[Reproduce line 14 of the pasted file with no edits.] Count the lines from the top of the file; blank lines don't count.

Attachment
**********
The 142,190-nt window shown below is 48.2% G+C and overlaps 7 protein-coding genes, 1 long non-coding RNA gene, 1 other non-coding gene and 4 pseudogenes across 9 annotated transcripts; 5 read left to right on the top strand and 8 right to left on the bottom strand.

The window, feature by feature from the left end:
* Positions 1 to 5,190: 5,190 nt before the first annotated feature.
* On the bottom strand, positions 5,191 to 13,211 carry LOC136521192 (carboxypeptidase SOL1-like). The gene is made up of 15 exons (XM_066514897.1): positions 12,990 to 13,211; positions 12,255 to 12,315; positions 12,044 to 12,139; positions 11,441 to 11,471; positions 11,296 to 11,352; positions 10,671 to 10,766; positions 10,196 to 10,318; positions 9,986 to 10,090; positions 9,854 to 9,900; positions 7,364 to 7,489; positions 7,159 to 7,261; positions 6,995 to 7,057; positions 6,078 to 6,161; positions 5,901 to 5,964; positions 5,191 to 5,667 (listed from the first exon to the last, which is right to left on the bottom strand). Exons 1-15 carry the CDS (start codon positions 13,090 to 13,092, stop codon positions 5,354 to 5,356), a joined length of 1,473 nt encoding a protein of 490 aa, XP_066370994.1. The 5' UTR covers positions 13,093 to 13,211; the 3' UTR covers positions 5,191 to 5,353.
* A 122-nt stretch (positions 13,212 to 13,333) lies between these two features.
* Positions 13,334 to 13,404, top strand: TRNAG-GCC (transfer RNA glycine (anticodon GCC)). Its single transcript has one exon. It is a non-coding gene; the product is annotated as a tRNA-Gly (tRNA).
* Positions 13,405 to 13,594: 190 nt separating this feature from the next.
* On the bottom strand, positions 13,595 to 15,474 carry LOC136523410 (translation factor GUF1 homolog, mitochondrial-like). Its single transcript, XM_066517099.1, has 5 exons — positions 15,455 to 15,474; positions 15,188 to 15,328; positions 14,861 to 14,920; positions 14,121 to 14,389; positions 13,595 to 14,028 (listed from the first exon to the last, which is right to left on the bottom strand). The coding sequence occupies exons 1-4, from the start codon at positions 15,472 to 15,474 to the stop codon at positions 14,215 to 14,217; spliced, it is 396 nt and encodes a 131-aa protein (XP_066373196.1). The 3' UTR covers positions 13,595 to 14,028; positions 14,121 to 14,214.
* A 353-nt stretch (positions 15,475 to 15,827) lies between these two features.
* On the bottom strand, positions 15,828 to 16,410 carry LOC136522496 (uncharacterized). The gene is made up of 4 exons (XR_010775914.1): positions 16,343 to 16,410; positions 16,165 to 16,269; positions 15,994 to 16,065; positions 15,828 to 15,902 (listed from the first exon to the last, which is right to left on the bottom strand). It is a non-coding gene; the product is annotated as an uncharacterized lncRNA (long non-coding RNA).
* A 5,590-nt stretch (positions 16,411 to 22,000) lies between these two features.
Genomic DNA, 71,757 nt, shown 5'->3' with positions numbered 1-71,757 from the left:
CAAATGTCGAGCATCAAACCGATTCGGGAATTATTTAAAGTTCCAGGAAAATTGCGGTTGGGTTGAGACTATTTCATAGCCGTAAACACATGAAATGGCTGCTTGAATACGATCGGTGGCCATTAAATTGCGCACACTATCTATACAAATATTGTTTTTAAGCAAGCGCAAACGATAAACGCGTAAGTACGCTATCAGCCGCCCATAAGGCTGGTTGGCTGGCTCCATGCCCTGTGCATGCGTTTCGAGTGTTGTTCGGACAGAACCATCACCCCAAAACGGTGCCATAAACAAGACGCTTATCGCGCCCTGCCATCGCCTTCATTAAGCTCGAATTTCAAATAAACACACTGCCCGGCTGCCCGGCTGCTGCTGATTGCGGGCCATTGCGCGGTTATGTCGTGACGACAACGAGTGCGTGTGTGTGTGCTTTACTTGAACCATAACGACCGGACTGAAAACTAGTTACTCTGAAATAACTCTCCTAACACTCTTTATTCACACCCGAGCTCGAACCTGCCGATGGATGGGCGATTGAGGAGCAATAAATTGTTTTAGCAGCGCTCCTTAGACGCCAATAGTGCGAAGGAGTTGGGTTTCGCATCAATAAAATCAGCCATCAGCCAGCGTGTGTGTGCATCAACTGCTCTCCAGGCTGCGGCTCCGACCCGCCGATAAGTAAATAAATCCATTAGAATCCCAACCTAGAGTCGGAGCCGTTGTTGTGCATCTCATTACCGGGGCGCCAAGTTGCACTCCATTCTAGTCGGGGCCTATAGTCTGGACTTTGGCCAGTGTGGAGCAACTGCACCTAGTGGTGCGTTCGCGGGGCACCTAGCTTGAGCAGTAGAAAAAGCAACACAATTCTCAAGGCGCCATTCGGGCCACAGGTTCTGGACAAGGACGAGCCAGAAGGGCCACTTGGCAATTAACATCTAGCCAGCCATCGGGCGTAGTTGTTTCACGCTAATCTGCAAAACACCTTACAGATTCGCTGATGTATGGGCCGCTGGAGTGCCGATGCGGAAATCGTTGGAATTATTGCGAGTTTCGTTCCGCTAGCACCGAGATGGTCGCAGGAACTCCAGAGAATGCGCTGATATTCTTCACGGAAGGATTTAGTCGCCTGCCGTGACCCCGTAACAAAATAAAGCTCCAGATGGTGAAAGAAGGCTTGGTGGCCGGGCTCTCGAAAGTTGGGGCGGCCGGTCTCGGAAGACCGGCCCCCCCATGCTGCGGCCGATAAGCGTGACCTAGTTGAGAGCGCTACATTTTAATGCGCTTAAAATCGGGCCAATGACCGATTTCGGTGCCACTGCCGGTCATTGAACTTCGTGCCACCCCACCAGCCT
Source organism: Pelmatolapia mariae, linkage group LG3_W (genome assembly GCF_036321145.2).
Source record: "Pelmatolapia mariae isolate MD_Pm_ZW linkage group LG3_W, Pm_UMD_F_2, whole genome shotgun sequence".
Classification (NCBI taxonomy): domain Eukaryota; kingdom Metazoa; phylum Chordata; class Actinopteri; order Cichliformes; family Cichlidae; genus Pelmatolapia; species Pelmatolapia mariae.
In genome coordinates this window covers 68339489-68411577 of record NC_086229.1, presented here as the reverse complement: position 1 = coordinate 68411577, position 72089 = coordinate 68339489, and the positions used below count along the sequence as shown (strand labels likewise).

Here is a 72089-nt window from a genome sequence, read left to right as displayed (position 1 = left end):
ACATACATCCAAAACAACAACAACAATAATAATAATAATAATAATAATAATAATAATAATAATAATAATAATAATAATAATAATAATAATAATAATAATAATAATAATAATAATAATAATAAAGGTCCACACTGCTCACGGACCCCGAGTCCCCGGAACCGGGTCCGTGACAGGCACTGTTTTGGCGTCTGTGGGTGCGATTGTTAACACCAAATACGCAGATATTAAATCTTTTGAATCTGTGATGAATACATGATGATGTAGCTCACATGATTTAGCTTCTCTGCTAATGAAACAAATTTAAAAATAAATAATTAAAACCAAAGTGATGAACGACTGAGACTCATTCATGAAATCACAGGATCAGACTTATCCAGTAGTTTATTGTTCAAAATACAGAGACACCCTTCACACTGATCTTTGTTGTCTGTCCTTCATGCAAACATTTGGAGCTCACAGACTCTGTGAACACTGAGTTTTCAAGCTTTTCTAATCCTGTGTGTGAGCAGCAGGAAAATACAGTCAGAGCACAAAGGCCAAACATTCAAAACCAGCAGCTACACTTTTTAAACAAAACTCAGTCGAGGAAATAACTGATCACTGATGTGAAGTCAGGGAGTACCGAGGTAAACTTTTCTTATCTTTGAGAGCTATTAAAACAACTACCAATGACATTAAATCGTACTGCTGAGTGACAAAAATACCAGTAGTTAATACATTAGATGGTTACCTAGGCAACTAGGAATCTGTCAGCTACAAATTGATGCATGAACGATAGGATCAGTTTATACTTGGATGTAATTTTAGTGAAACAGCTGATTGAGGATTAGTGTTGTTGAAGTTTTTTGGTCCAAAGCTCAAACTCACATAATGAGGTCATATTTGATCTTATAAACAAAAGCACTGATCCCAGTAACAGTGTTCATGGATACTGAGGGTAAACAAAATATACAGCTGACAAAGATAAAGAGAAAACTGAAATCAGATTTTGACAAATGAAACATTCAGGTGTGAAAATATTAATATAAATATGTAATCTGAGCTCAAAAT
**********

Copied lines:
Source organism: Pelmatolapia mariae, linkage group LG3_W (genome assembly GCF_036321145.2).